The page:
We also make clear that we expect Parliament to be informed of any substantial amendments to the Commission’s original proposal which emerge from the trilogue negotiations by means of a Supplementary Explanatory Memorandum accompanied by a new depositable text, with sufficient time for Parliament to consider and if necessary, debate it before it is formally agreed by the Council. (emphasis in blue added)

The final sentence of this means that the UK government cannot agree a position in the Council until this committee has properly considered the proposals and the government has explained its position (at least without a breach of parliamentary procedure). Every other parliament should expect the same.  The Committee also considered the issue on 4 December and there has been an exchange of letters between the Committee and Department of Health.  The UK parliament has been persistently frustrated with the UK government – not least when the previous Minister for Public Health, Anna Soubry MP, agreed a ‘General Approach’ on the TPD without discussing it with the Commons European Scrutiny Committee and in breach of agreed protocols – leading to an eye-watering committee appearance. Note that she didn’t even realise e-cigs were in the directive at the time.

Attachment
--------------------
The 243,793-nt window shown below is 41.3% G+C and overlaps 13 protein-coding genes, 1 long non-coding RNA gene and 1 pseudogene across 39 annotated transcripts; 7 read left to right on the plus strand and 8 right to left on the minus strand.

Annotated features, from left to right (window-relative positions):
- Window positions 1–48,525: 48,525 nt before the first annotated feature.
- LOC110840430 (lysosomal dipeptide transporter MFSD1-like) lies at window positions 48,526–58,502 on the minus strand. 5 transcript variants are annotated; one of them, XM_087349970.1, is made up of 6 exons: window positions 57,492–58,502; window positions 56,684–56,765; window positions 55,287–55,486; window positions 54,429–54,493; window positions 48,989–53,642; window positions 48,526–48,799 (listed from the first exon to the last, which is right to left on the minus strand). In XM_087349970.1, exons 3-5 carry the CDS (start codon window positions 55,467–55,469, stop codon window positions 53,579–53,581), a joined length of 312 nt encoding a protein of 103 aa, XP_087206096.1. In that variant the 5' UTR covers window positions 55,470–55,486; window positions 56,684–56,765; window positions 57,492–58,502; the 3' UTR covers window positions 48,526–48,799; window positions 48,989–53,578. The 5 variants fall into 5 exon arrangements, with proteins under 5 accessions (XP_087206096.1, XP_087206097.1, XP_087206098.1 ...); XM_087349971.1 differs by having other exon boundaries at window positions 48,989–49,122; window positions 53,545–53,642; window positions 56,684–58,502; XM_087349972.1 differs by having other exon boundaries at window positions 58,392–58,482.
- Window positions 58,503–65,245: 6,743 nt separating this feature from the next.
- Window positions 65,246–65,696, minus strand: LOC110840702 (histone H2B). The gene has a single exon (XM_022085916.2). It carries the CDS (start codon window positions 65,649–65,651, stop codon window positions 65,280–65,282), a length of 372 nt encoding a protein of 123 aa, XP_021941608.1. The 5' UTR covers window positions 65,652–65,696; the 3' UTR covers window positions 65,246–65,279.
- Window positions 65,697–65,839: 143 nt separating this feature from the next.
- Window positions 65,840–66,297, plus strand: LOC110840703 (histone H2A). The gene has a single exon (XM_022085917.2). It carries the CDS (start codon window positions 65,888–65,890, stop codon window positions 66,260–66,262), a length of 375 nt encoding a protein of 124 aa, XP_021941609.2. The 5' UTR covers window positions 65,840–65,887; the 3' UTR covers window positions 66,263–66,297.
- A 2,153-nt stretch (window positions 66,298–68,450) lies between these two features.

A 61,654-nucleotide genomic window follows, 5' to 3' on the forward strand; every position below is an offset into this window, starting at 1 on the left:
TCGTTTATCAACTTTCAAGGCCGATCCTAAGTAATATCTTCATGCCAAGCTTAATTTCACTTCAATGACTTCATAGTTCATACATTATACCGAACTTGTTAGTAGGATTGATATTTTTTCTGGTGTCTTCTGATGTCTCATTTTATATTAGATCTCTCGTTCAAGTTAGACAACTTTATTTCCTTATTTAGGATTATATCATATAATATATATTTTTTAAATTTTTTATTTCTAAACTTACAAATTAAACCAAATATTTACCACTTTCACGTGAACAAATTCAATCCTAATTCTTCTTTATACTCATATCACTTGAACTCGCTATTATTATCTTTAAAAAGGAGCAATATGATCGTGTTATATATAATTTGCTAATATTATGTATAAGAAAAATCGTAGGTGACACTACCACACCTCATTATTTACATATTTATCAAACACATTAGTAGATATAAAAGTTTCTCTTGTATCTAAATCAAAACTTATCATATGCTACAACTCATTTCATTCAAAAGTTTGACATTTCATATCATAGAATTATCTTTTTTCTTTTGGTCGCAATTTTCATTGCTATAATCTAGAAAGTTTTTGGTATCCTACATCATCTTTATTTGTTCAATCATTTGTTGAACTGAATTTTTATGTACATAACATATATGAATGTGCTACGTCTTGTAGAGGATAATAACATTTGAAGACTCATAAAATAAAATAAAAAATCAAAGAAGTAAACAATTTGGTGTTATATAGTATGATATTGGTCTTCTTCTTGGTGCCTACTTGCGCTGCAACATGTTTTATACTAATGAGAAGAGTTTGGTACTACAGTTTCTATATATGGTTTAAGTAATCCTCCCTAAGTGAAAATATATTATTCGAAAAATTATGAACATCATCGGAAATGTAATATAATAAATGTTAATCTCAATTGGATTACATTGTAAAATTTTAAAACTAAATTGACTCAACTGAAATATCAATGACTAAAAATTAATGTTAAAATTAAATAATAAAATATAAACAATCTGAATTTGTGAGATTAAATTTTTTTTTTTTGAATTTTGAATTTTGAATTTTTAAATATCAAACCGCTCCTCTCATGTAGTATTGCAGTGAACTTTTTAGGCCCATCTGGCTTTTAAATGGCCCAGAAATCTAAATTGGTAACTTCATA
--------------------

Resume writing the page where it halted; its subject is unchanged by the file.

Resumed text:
The bigger picture

Why Brussels needs scrutiny. Why is the Tobacco Products Directive in general such a mess and why in particular are the ideas for regulating nicotine containing products like e-cigarettes so bad – and so stupidly supportive to the cigarette-based business model of Big Tobacco (see fake PR memo)? This has arisen largely because of the way decisions are made, and I have set some reasons why this process is particularly poor. But there is also a deep diffusion and dilution of responsibility in the way decisions are made in the EU institutions – everyone has a say, no-one is accountable and anyone can blame everyone else. Many are quick to evoke the lame excuse about achieving “the art of the politically possible” as if this is some sort of worldly wisdom to explain away poor policy-making, but in this case all they need to do is have a new legislative process.  This isn’t exclusively the fault of the Commission – but more the way that elected representatives (MEPs) and member states (the Council) pursue their interests through negotiation and deal-making – the result is a deal, and what the deal actually does is a secondary concern, if it is a concern at all.
The role of national parliaments. In his speech on the future of the European Union, the UK Prime Minister David Cameron put it pretty well…